Supporters, family vow to get justice for Mayor Halili
TANAUAN CITY, Batangas — Hundreds of people turned up on Sunday for the funeral of Antonio Halili, this city’s mayor once known as “Little Digong,” for his hard stance on crime.
Under overcast skies and a light drizzle, Halili, 72, was laid to rest after a final public viewing of the mayor’s remains at City Hall.
Halili’s family wore white, but many people wore yellow shirts marked with messages calling for justice.
Halili was assassinated last Monday as he led city employees in singing the national anthem during flag-raising rites in front of City Hall.
President Rodrigo Duterte earlier said Halili was involved in the narcotics trade, the reason the mayor was stripped of his control over the local police last year.
Halili’s family and colleagues have denied the allegation.
Batangas Gov. Hermilando Mandanas and the Tanauan City Council gave Halili a posthumous award for his exemplary work as local chief executive.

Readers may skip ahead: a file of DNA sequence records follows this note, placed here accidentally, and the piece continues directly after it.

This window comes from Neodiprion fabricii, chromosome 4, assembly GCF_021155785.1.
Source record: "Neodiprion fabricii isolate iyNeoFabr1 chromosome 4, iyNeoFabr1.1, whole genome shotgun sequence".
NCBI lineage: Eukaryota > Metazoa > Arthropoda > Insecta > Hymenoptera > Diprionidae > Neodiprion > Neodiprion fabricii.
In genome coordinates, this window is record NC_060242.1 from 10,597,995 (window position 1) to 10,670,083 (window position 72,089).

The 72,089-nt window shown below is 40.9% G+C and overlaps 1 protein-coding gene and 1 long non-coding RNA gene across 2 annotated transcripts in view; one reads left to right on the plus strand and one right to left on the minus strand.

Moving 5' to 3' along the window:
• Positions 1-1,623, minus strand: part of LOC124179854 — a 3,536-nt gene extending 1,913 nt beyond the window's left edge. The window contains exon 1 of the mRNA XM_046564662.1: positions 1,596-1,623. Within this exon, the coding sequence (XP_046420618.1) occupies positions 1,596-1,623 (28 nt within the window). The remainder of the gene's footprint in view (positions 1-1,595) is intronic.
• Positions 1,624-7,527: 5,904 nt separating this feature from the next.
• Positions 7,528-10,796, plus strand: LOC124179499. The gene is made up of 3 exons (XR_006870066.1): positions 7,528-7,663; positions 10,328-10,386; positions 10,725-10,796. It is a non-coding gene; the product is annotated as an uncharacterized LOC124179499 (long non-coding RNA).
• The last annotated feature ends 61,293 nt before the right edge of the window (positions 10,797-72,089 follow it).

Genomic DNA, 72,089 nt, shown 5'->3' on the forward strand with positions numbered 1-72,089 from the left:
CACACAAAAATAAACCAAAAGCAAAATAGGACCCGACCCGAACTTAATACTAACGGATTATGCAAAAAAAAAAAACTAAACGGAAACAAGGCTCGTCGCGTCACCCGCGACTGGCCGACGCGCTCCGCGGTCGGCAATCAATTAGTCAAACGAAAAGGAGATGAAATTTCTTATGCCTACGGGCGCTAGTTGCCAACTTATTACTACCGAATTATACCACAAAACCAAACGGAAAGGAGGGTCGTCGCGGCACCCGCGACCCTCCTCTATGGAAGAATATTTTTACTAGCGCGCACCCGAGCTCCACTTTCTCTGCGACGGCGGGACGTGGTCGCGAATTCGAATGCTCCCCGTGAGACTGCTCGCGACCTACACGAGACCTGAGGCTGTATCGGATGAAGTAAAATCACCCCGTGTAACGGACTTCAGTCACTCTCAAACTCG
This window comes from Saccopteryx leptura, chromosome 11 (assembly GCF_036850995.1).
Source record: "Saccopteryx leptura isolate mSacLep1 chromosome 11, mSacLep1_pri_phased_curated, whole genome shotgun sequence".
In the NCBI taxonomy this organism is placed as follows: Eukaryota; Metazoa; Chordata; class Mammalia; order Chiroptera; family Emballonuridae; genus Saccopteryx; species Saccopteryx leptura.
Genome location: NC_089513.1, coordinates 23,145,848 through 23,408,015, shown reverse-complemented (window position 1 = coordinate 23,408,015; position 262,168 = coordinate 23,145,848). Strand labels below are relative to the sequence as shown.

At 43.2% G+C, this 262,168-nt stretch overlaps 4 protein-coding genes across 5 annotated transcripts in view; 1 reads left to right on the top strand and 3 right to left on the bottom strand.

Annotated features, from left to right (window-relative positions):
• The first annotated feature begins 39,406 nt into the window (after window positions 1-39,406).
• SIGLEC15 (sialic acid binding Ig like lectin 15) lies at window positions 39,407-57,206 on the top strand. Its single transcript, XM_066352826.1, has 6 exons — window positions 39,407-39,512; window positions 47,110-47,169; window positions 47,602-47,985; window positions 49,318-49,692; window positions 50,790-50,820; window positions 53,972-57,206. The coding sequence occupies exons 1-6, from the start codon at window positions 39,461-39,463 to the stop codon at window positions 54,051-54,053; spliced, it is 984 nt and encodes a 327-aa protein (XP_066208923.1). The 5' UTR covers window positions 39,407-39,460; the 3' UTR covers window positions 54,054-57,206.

This was before Halili’s grandchildren sang a cappella Bon Jovi’s “Bed of Roses”—their grandfather’s favorite song.
“You were taken away from us. [You were] a strong person in every aspect of life. I will do my best to give you justice,” said Halili’s daughter, Angeline, 45.
Halili’s widow, Gina, described the slain mayor as honorable and loving not only to his family but also to his constituents.
The police gave Halili a 21-gun salute as the Philippine flag was draped over his gold coffin.
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